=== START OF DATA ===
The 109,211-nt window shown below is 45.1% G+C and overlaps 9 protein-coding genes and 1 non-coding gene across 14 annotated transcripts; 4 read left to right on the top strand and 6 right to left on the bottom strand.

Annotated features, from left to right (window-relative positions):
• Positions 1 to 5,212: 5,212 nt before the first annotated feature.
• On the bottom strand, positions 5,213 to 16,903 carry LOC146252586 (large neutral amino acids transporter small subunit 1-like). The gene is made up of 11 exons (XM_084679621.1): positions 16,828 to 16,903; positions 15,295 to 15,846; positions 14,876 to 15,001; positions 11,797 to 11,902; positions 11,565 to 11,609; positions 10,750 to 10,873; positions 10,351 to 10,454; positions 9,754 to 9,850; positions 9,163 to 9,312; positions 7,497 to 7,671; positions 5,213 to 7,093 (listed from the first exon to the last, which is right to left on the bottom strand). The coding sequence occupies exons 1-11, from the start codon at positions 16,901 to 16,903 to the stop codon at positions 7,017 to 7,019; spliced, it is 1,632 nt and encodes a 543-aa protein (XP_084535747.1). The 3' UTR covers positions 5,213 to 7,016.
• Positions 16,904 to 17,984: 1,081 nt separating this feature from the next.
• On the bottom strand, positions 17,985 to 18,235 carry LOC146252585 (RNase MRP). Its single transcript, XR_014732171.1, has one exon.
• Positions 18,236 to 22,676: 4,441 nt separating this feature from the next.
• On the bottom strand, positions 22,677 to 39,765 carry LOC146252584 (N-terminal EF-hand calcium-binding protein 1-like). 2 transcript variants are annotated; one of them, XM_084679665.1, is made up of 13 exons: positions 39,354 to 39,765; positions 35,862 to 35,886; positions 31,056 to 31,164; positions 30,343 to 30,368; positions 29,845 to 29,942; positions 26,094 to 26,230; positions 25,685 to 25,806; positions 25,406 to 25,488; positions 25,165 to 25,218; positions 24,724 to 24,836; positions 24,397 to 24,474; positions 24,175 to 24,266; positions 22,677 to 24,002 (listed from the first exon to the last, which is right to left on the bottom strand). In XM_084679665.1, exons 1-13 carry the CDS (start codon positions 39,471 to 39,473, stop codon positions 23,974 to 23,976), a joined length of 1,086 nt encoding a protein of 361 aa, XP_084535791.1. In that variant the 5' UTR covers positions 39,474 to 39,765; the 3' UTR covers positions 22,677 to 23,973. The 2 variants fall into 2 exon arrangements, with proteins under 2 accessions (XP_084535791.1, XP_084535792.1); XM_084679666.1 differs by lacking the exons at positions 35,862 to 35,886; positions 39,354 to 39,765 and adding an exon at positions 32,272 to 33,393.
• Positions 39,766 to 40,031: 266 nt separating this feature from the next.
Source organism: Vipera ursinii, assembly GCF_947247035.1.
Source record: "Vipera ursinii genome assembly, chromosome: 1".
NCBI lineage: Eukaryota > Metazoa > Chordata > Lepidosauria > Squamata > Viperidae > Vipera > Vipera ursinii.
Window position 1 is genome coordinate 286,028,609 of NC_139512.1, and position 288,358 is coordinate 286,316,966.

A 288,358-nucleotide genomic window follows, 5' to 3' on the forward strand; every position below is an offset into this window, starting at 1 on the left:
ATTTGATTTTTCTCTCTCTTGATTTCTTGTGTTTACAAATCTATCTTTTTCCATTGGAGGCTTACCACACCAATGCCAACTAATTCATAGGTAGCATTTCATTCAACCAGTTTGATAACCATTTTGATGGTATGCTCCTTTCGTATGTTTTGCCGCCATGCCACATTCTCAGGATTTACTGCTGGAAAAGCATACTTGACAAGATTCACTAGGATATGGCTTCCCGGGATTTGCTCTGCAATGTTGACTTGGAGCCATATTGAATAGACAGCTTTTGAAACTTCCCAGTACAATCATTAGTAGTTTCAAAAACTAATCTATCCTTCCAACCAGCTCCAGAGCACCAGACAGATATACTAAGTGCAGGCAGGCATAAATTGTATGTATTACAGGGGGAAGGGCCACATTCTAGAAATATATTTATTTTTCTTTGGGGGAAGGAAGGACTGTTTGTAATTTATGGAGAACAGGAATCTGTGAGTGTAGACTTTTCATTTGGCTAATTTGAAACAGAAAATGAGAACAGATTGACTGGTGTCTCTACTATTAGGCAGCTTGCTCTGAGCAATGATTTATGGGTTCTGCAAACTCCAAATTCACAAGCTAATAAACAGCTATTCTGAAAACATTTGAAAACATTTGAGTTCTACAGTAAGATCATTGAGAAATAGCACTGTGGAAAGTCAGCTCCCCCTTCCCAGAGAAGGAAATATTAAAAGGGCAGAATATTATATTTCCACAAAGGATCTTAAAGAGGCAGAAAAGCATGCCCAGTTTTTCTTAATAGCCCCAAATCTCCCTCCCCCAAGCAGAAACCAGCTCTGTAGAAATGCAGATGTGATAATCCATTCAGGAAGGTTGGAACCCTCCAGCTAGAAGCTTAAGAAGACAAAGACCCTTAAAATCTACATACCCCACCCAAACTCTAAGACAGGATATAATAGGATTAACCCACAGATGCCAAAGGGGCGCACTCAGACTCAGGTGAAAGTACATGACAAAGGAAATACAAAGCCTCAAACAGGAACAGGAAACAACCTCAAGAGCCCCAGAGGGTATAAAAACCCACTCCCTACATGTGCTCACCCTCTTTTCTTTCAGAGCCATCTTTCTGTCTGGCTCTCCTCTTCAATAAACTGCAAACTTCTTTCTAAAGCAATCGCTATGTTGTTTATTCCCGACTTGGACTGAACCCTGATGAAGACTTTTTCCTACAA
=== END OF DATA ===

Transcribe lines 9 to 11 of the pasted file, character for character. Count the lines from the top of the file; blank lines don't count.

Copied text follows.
• Positions 39,766 to 40,031: 266 nt separating this feature from the next.
Source organism: Vipera ursinii, assembly GCF_947247035.1.
Source record: "Vipera ursinii genome assembly, chromosome: 1".